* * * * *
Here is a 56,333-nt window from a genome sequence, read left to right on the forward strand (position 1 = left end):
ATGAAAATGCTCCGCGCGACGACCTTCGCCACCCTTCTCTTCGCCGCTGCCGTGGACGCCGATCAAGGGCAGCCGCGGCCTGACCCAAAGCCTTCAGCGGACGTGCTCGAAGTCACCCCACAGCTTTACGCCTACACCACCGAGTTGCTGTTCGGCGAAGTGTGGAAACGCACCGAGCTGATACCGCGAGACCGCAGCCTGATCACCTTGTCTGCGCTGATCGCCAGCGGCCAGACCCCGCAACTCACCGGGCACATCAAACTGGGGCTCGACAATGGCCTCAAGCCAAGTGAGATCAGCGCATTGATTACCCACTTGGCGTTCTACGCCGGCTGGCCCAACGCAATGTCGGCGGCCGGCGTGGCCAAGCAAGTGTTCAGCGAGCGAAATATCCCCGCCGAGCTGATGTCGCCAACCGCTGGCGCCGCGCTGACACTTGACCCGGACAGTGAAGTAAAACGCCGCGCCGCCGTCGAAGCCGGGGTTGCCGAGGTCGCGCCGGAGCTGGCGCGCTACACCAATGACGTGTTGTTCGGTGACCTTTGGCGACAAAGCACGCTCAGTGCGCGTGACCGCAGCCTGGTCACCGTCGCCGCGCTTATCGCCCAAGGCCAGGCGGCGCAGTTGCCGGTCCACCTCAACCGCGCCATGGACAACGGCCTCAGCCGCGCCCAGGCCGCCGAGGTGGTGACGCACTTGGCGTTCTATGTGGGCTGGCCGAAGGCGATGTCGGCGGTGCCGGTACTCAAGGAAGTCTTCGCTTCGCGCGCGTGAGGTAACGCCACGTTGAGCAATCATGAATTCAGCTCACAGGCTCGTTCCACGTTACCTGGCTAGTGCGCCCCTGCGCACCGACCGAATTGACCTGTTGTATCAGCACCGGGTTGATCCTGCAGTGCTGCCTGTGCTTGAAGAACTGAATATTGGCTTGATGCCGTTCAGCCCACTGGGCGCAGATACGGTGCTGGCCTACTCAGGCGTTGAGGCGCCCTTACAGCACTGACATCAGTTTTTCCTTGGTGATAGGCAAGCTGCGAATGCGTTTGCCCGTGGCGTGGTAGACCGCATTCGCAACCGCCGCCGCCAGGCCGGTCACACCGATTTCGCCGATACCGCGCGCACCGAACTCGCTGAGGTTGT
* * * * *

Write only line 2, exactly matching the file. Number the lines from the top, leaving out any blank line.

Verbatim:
ATGAAAATGCTCCGCGCGACGACCTTCGCCACCCTTCTCTTCGCCGCTGCCGTGGACGCCGATCAAGGGCAGCCGCGGCCTGACCCAAAGCCTTCAGCGGACGTGCTCGAAGTCACCCCACAGCTTTACGCCTACACCACCGAGTTGCTGTTCGGCGAAGTGTGGAAACGCACCGAGCTGATACCGCGAGACCGCAGCCTGATCACCTTGTCTGCGCTGATCGCCAGCGGCCAGACCCCGCAACTCACCGGGCACATCAAACTGGGGCTCGACAATGGCCTCAAGCCAAGTGAGATCAGCGCATTGATTACCCACTTGGCGTTCTACGCCGGCTGGCCCAACGCAATGTCGGCGGCCGGCGTGGCCAAGCAAGTGTTCAGCGAGCGAAATATCCCCGCCGAGCTGATGTCGCCAACCGCTGGCGCCGCGCTGACACTTGACCCGGACAGTGAAGTAAAACGCCGCGCCGCCGTCGAAGCCGGGGTTGCCGAGGTCGCGCCGGAGCTGGCGCGCTACACCAATGACGTGTTGTTCGGTGACCTTTGGCGACAAAGCACGCTCAGTGCGCGTGACCGCAGCCTGGTCACCGTCGCCGCGCTTATCGCCCAAGGCCAGGCGGCGCAGTTGCCGGTCCACCTCAACCGCGCCATGGACAACGGCCTCAGCCGCGCCCAGGCCGCCGAGGTGGTGACGCACTTGGCGTTCTATGTGGGCTGGCCGAAGGCGATGTCGGCGGTGCCGGTACTCAAGGAAGTCTTCGCTTCGCGCGCGTGAGGTAACGCCACGTTGAGCAATCATGAATTCAGCTCACAGGCTCGTTCCACGTTACCTGGCTAGTGCGCCCCTGCGCACCGACCGAATTGACCTGTTGTATCAGCACCGGGTTGATCCTGCAGTGCTGCCTGTGCTTGAAGAACTGAATATTGGCTTGATGCCGTTCAGCCCACTGGGCGCAGATACGGTGCTGGCCTACTCAGGCGTTGAGGCGCCCTTACAGCACTGACATCAGTTTTTCCTTGGTGATAGGCAAGCTGCGAATGCGTTTGCCCGTGGCGTGGTAGACCGCATTCGCAACCGCCGCCGCCAGGCCGGTCACACCGATTTCGCCGATACCGCGCGCACCGAACTCGCTGAGGTTGT